WalkMore program helps keep patients mobile

Spring 2019

If you don’t use it, you’ll lose it.

That’s certainly true for patients in hospital who are able to walk but don’t because of the misbelief that they either can’t or shouldn’t leave their beds.

Being immobile for any length of time is especially impactful on older adults who can lose muscle strength, balance and agility at a quicker rate than those who are younger.

To this end, London Health Sciences Centre has undertaken a volunteer-based walking initiative for patients who can walk independently, created by Drs. Erin Spicer, Marko Mrkobrada, Rob Petrella and Matthew Ramer.

Aptly named the WalkMORE program, the initiative began at LHSC’s University Hospital in January 2018 within the Medicine Department for patients who are admitted to hospital and not receiving physiotherapy as part of their treatment.

The participants are patients who were fit before they came into hospitals and may have a condition such as pneumonia. They come in for medical needs and then sit in bed during the time they are here. The result is deconditioning, especially in older patients who often feel they get stiff and out of shape quickly.

The goal of the program is to maintain activity and hopefully reduce complications due to hospitalization. Another benefit of the program is that it promotes social interaction while in hospital.

How it works

Participating patients walk with a volunteer ‘coach’ twice a day. Additionally, they receive a pedometer to record their steps which they can also take home to encourage them to remain active.

The volunteer coaches do not assist patients with walking, but rather walk with them and have a conversation, it’s strictly hands off. If necessary, the nurses will get a patient ready for the walk by helping them get out of bed and putting on their footwear. The walks are done on the fourth floor Medicine inpatient unit at UH.

The volunteer coaches are part of the LHSC Volunteer Services program and, in addition to the volunteer program training, have received a further four-hour session to be walking coaches, a session which includes simulation training with an actor.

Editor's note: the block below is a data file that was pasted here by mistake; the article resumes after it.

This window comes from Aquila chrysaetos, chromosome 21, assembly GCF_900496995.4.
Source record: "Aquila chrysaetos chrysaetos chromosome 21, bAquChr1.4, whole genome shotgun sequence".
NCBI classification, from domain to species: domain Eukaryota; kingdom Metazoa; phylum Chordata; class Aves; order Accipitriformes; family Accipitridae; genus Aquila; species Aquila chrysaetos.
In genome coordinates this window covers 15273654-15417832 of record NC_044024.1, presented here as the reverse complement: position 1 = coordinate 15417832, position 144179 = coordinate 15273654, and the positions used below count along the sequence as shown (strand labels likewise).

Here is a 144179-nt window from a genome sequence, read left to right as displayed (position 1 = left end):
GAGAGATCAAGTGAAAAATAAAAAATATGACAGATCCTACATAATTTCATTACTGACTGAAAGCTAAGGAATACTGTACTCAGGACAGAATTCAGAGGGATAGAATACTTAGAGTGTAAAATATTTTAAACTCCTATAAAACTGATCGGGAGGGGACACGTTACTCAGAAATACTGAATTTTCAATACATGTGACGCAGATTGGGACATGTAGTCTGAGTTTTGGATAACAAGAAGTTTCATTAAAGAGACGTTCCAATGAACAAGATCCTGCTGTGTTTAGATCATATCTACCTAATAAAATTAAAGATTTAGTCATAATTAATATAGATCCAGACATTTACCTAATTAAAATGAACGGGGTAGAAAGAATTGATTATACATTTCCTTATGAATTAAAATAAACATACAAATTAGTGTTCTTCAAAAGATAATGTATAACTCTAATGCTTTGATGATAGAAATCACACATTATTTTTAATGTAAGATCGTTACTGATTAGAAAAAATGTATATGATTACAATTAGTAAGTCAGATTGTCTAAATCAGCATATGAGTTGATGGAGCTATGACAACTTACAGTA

Research and results

When the WalkMORE program first began, everyone involved was surveyed over the following months and the feedback from patients, staff, physicians and volunteer coaches was overwhelmingly positive.

Importantly, the program was safe - there have been no falls or other incidents that could result in harm.

In June 2018, WalkMORE became a randomized control study looking at:

  • Length of stay
  • Hospital readmissions rate at 30 days
  • Overall patient experience, and
  • Steps tracked with a scientific pedometer


WalkMORE Coordinator, Stephanie Handsor, oversees the day-to-day operations and by December approximately 240 patients were eligible and consented to participate. She aims to have 700 patients participate in the study. The program averages about four patients participating at any one time.

“The objective is to prevent deconditioning of patients while in hospital, and the Medicine inpatient unit at University Hospital has a high percentage of patients over the age of 65,” says Handsor.

“It’s a basic concept, but it really makes a difference for our patients. It makes the whole hospital experience that much more positive for the patient.”






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